Each stage of a clinical trial has its own purpose of ensuring that a treatment is safe and effective for public use, Phase 1 clinical trial. Clinical trials follow a typical series ranging from initial small-scale phase 1 studies to large-scale late-stage phase 3 studies. Phase 1 studies are closely monitored and collect information about how a drug interacts with the human body. Researchers adjust dosing schedules based on animal data to find out how much drug the body can tolerate and what its acute side effects are.
As the phase 1 trial continues, researchers answer research questions related to how it works in the body, the side effects associated with increasing the dose, and early information on the effectiveness of drug administration in limiting risks and maximizing potential benefits. This is important for the design of phase 2 studies. Phase 3 studies provide the majority of safety data. In previous studies, less common side effects may not have been detected.
Because these studies are longer and longer lasting, results are more likely to show rare or long-term side effects. At this stage of the FDA clinical trials, your product has received FDA approval and your marketing campaigns are underway. Answering these questions, while giving as few people as possible an unknown treatment, often requires several clinical trials in different “phases”. As in other trials, patients in phase III clinical trials are closely monitored for side effects and treatment is stopped if they are too difficult to manage.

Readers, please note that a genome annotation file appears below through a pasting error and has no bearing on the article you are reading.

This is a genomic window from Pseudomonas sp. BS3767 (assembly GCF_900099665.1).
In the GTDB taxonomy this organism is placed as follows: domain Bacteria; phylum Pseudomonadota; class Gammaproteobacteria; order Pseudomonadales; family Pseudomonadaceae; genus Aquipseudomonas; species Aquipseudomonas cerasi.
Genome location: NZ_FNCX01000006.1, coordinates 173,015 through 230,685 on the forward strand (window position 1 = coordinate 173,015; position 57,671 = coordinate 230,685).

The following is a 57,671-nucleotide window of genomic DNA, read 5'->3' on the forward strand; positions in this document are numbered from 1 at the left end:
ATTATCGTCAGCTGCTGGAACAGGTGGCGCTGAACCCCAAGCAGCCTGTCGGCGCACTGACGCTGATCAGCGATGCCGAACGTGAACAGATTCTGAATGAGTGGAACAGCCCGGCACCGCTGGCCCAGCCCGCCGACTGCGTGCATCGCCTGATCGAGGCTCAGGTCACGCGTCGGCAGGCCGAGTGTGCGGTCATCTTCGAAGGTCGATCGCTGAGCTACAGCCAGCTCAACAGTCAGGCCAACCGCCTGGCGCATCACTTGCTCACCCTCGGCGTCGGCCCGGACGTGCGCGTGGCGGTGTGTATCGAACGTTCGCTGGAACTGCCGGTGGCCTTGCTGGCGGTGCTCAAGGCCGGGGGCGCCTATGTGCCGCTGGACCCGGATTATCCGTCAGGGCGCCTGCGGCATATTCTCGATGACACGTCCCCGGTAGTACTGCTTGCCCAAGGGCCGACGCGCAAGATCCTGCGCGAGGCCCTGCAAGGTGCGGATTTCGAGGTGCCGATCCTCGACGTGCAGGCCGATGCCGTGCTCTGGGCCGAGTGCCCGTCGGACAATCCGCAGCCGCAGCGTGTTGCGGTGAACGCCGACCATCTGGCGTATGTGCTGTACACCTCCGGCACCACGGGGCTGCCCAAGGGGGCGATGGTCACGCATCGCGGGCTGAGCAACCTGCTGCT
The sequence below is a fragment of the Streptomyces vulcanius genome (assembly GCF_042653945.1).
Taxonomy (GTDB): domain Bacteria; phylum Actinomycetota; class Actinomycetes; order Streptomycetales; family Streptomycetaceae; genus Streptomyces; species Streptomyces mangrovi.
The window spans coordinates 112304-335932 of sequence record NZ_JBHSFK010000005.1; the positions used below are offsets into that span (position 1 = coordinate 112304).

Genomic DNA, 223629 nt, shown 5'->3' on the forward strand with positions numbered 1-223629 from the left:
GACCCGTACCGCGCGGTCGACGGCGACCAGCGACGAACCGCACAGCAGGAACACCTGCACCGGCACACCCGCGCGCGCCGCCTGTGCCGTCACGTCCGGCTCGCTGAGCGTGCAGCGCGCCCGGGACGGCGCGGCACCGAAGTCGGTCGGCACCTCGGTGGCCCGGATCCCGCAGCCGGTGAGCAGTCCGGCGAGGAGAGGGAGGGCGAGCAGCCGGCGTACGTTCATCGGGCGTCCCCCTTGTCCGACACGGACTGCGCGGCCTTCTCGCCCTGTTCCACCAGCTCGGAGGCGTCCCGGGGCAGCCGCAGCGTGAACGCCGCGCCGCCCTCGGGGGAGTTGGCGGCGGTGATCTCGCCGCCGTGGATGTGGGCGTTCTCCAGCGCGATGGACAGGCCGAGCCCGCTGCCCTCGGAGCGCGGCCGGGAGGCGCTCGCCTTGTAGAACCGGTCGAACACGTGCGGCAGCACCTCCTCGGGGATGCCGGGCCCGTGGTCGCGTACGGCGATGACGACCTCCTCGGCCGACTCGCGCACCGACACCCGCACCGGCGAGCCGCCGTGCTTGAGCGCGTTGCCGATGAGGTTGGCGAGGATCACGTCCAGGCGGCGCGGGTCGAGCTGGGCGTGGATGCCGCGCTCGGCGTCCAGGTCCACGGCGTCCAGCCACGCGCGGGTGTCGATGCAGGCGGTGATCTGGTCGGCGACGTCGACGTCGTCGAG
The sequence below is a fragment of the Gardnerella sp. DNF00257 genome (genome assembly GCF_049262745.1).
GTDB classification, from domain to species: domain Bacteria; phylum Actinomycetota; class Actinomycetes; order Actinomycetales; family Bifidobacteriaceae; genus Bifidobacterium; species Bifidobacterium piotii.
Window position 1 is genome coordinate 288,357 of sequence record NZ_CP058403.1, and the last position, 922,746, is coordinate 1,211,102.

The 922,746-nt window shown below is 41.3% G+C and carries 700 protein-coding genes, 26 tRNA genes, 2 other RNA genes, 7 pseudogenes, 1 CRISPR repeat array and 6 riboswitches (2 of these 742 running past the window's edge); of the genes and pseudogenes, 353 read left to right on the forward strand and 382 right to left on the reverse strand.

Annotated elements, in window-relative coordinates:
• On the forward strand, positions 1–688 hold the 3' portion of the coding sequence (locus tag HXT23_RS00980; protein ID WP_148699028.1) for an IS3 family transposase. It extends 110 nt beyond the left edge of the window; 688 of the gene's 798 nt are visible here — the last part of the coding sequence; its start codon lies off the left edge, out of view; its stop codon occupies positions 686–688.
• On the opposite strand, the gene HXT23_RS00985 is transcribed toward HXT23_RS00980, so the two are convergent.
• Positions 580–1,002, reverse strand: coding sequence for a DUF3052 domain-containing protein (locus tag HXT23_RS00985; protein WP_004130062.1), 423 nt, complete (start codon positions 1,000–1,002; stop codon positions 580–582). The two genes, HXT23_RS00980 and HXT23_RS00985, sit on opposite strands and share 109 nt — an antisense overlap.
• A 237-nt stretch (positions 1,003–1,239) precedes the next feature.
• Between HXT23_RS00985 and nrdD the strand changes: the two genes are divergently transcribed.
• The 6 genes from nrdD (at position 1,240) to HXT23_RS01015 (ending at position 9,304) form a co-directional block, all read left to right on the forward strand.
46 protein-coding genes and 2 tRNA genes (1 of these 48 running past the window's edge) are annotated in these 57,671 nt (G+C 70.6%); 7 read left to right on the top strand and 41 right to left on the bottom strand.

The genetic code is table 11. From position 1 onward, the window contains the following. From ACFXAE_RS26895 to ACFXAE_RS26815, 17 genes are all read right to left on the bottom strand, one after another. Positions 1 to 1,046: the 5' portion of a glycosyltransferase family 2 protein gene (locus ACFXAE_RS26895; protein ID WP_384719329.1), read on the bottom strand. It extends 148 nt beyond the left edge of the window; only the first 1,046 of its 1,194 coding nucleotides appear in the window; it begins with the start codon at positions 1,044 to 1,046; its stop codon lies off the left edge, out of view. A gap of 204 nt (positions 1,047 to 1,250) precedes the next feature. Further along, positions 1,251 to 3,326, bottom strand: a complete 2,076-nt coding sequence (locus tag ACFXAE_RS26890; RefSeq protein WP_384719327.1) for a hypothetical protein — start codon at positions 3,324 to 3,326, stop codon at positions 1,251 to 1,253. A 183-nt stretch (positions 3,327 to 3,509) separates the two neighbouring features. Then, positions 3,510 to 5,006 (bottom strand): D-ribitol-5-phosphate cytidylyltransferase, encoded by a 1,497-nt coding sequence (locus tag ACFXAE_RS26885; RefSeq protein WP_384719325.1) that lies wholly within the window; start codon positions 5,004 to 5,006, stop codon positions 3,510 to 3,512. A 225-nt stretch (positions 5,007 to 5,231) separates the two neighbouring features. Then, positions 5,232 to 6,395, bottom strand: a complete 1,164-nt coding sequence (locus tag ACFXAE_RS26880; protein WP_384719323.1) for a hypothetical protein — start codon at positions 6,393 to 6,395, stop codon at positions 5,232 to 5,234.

They are willing to see if they can help others, and possibly themselves, by participating in a phase I clinical trial. But does this mean that sufferers are more likely to live longer? Are there rare side effects that have not yet been observed or side effects that only appear after a person has taken the medication for a long time? Answering these types of questions can take many more years and are often addressed in phase IV clinical trials. Treatments that have been shown to work in phase II clinical trials must be successful in one more phase before they are approved for general use. The FDA may withdraw approval of a drug if new research shows that it is not as safe or effective as previous tests have shown.
All new treatments must undergo clinical trials before being approved by the Food and Drug Administration (FDA). In a phase IV clinical trial, doctors may study the drug or treatment in different doses or with other drugs or treatments. For example, a drug may get FDA approval because it has been shown to reduce the risk of cancer recurrence after treatment. Although there are clinical trials for devices, as well as for other diseases and treatments, drugs for cancer patients are used in the example phases of clinical trials described here.
Knowing the phase of the clinical trial is important because it can give you an idea of how much is known about the treatment being studied. Phase III clinical trials compare the safety and effectiveness of the new treatment with the current standard treatment. If doctors believe the treatment is safe, it will be studied in a phase II trial.